From the sleepy southern village of Aniane, Jean-Pierre and Isabelle Venture craft some of the highest-quality wines on the Terrasses du Larzac. Vinified by parcel and by grape variety, these cuvées present a portrait of the local terroir and its capabilities; a landmark estate for this quintessential Languedoc appellation.
Heading out of Montpellier to the north west, you’ll reach Aniane, where we find Mas de la Seranne. The wine estate owes its name to the range of hills in the area, and it’s run by a pair whose passion for the vine led them back to their native region in 1998. Jean-Pierre started out in the agronomy sector, but extra training in viticulture and oenology gave him a push in a new direction. La Seranne, which overlooks the Montpellier coast, is a spot that lends itself well to viticulture, hence becoming the destination of choice for these budding wine growers. And they’ve had their heart in the region and its potential from day one; Jean-Pierre even went on to become president of the Terrasses du Larzac appellation, a role he held for nine years! You’re unlikely to find a more dedicated ambassador for the region and its gorgeous terroirs.
Talking of terroir, there are three different types at Mas de la Seranne: yellow marl (with sand, limestone, and clay soil), the Hérault terrasses (stones and 40% red clay), and fluvio-glacial gravel…A rich variety of which our vintners are very proud, allowing them to vinify cuvées with the AOP Terrasses du Larzac and IGP Saint Guilhem le Désert labels.
What comes through from the terroir to the glass is a character that’s complex and aromatic yet retaining a pleasant freshness. The location of the vineyards means that, during the day, the vines enjoy high temperatures that lead to excellent ripeness and noble acidity. The variety of grapes also plays an important part in the final complexity of the wines, with Grenache, Mourvèdre, and Syrah grown by the domain alongside Carignan and Cinsault, two types that bring an extra layer of nuance to the classic Languedoc blends.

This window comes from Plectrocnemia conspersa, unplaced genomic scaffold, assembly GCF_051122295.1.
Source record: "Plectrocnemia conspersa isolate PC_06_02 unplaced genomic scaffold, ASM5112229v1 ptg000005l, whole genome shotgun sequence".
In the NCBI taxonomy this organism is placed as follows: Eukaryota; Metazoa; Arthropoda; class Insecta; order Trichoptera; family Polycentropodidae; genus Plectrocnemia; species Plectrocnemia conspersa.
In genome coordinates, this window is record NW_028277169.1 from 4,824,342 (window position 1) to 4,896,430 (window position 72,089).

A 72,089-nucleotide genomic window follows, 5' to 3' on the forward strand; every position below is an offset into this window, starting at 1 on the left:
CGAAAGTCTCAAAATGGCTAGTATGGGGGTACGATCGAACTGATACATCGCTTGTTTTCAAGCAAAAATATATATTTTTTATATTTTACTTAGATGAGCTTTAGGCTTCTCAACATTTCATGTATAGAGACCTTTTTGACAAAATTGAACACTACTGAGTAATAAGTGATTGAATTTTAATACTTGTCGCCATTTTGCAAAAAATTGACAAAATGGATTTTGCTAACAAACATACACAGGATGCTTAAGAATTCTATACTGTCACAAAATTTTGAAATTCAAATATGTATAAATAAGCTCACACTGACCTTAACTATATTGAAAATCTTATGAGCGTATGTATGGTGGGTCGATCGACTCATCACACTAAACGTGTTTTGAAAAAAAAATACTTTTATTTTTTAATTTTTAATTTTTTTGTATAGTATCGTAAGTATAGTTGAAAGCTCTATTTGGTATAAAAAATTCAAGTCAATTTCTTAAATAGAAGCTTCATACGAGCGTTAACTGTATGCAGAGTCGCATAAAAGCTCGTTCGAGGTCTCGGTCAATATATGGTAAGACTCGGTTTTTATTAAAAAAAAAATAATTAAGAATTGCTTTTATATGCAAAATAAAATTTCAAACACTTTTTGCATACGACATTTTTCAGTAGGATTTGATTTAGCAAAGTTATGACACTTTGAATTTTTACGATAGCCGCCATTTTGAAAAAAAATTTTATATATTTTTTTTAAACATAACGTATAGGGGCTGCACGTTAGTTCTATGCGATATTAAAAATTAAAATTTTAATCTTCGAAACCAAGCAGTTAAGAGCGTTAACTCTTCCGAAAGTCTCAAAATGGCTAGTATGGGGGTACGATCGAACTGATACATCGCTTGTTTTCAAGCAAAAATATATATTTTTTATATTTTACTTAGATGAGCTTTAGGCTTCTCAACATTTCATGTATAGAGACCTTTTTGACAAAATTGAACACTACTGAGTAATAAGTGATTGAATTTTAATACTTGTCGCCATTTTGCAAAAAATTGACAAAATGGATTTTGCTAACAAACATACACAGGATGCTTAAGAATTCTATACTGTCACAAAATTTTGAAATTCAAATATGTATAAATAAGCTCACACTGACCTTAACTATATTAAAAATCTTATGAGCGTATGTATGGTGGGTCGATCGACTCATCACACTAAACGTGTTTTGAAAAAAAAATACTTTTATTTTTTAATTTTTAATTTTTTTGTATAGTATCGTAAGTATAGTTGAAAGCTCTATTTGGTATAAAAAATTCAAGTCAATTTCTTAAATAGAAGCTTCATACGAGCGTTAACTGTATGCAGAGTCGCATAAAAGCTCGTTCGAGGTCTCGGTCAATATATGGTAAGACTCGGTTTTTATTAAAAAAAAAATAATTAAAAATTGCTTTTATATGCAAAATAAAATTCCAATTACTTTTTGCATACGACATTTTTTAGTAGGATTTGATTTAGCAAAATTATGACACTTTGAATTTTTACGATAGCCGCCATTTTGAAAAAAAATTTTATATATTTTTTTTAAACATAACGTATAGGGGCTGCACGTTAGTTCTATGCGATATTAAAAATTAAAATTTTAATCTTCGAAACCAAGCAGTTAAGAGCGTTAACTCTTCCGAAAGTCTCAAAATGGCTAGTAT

In just 20 years (a relatively small timespan in the world of winemaking), Mas de la Seranne has more than proven itself, arguably leading the way for Terrasses du Larzac and its reputation. Not one to rest on his laurels, though, Jean-Pierre has been spending time on his experimental parcels. A sign of his conscientious approach, he’s trying out different grapes that will one day replace or supplement vines no longer suitable for the changing climate.
Given the couple’s love for this land of theirs, a conversion to organic viticulture was only natural, and ten years ago they obtained their official AB certificate. Some might say this move towards lower intervention and the avoidance of chemicals, bolstered by a biodynamic-inspired practice, has made these wines more ‘authentic’, more genuine in their expression of the Terrasses du Larzac. We even get into some of the stranger side of alternative winemaking, as the tilling, pruning, planting and bottling at Mas de la Seranne are organised according to the lunar calendar. Impossible to argue that Jean-Pierre and Isabelle haven’t put their hearts and souls into this process.
As for the practical elements, each grape variety and each parcel is vinified separately to emphasise individual aromatic nuance. The winery is built into the rocky foothills and covered with earth, so has a natural kind of low temperature control. Here, we find 60 barrels, each containing 300 litres, all of which are filled using gravity only and no pumps. Less quantifiable but no less important are the patience, observation, and love required for the wines to reach the quality they do.
The key characteristic of these wines is their richness, but that’s not all. The Terrasses du Larzac have a unique situation, with high-alcohol grapes due to the hot temperatures and sun exposure, a profile that is lifted by a certain freshness. At over 1,000m above sea-level, these otherwise very warm wines turn out beautifully balanced.
With olive trees littering the fragrant garrigue landscape, timeless symbols of France’s southerly climes, Mas de la Seranne has named its cuvées in homage to its surroundings.